First record of a Dwarf sperm whale in UK waters
Dwarf sperm whale off Cornwall
October 2011. Dr Peter Evans, Director of the marine research charity Sea Watch, has confirmed that a small whale spotted in Mounts Bay next to the Cornish town of Penzance was a dwarf sperm whale – a tropical/subtropical species that has never before been recorded off the UK coast.
The animal, little more than the size of a porpoise, swam into Mounts Bay on Sunday October 9. As it came close to shore, a local person spotted it on the beach and reported it to the local coastguard and to the Cornwall Wildlife Trust strandings officer, Jan Loveridge. A member of the public then managed to re-float the animal which subsequently swam away.
Local members of British Divers Marine Life Rescue (BDMLR) and a local tourist boat operator, Marine Discovery, then observed the whale for some time before it disappeared from view. Initially they thought from its size that it was a harbour porpoise.
On Tuesday October 11, Dr Peter Evans received a phone call from manager of Shetland Wildlife Tours, Hugh Harrop having just received photos from a friend, Glenn Overington, who on his return from a birding holiday in Cornwall was wondering what the species was that he had seen in Mounts Bay.
Additional pictures by Hannah Jones (and video by Kimara McCrindle) of Marine Discovery, a Sea Watch recommended tourist boat operator from Penzance, were also passed to Dr Evans for analysis. Their pictures revealed the distinctive body and head shape of a Kogia whale. There are two members of this family: The pygmy sperm whale and the dwarf sperm whale.
Dr Evans said: “Analysis of the images as well as photos and video were sufficient to confirm species identity – dwarf sperm whale, a first for Britain.
“It is one of the increasing number of records of warm water species that are turning up around the British Isles in recent years.”
29th Cetacean species in UK waters
The confirmation means that 29 species of cetaceans have now been recorded in UK and Irish waters.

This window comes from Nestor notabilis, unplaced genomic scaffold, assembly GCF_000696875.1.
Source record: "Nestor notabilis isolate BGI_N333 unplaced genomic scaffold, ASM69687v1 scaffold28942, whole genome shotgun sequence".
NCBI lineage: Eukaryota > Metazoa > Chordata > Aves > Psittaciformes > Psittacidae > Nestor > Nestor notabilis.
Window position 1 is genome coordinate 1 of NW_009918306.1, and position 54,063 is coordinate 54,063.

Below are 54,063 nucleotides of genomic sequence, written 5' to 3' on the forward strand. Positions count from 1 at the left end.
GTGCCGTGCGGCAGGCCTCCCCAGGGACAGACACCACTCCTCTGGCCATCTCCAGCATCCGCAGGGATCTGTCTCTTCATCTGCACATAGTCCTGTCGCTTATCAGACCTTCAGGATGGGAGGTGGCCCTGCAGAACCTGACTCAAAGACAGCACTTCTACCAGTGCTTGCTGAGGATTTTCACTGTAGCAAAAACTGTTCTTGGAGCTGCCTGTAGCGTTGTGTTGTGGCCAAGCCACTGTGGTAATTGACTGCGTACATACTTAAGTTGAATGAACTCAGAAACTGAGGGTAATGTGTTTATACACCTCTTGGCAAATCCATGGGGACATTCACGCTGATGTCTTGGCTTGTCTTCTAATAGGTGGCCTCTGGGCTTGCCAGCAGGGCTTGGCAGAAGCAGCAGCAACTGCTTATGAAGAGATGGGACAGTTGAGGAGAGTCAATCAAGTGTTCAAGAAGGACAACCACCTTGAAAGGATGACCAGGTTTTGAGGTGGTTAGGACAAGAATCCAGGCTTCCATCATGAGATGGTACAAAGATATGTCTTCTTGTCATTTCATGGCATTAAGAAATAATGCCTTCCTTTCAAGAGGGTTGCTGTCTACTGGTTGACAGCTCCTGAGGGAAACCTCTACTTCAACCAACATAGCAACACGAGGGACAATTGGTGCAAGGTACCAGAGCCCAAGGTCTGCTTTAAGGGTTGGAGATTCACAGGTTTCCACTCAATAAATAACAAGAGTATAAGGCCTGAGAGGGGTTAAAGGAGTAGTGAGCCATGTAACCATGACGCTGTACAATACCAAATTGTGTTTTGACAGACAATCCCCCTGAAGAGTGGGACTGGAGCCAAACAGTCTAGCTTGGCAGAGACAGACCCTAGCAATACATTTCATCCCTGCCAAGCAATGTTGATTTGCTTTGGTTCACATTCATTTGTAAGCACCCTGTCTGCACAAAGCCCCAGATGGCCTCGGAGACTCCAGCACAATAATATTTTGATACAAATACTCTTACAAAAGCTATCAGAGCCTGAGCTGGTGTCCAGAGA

So little is known about the dwarf sperm whale, Kogia sima, that it is listed as ‘data deficient’ on the IUCN Red List of Threatened Species. However, some scientists suggest their scarcity may have been due to extensive hunting in the past.
Dr Evans explains: “Pygmy and dwarf sperm whales are very difficult to tell apart, but the dwarf sperm whale has a much larger dorsal fin, which can be very variable in shape whereas the pygmy sperm whale always has a small falcate fin.
“The pygmy sperm whale tends to wander further north and has been recorded several times in British waters. One, thought to be a sub-adult pygmy sperm whale, was found stranded in Scotland at Easdale, Seil, on 6 October and the Scottish Agricultural College in Inverness has collected samples for DNA analysis.
“Pictures of the Penzance whale show it to be dwarf sperm whale, its fin being large and almost triangular. This species has been recorded on only a handful of occasions in Europe (including Spain and France), and never in Britain or Ireland. It is just one of the increasing number of records of warm water species to be turning up around the British Isles in recent years.
” Unfortunately those who saw it said it was bleeding and it may have been injured, possibly on rocks, and I am not hopeful for its long term survival.”
Anyone who sees the animal swimming should contact Dr Evans firstname.lastname@example.org or call 01545 561227.
Courtesy of Sea Watch: Sea Watch is the holder of the largest database of whales and dolphins in Europe.
About dwarf sperm whales
Length: adults 2.1-2.7m
Markings: Dwarf sperm whales are grey in colour with a white ventral side, sometimes with pink or purple blotches; a relatively large triangular or lightly falcate dorsal fin, and a squarish or triangular head profile and a narrow, underslung lower jaw. The head shape and light-coloured false gill slit down the side of the head behind the eye gives the animal a somewhat shark-like appearance. It has small flippers with somewhat blunt tips, positioned near the head. The blowhole is situated well forward, generally less than 10% of the way from the snout tip (in pygmy sperm whale it is slightly further back).
Other features: large curved sharp teeth in the lower jaw. Small non-functional teeth may be present in the upper jaw
Food: thought to feed near the ocean bottom on deep sea cephalopods, fish, and crustaceans
European Records: There have been six previous records: France (1986, 1991, & 1999), Spain (1987), and Italy (1988 & 2002).
October 2011. A Pygmy sperm whale, a very rarely sighted cetacean in UK waters, has stranded near Ellenabeich on the Isle of Seil, south of Oban, prompting scientists from the Scottish Agricultural College (SAC) to investigate. This comes at the same time as the first ever record of a Dwarf sperm whale off the coast of Cornwall (even smaller than a Pygmy sperm whale): here.
October 2011: Despite huge pressures, Cornwall remains a hot spot for numerous marine species, including whales, dolphins and seals according to a new report: here.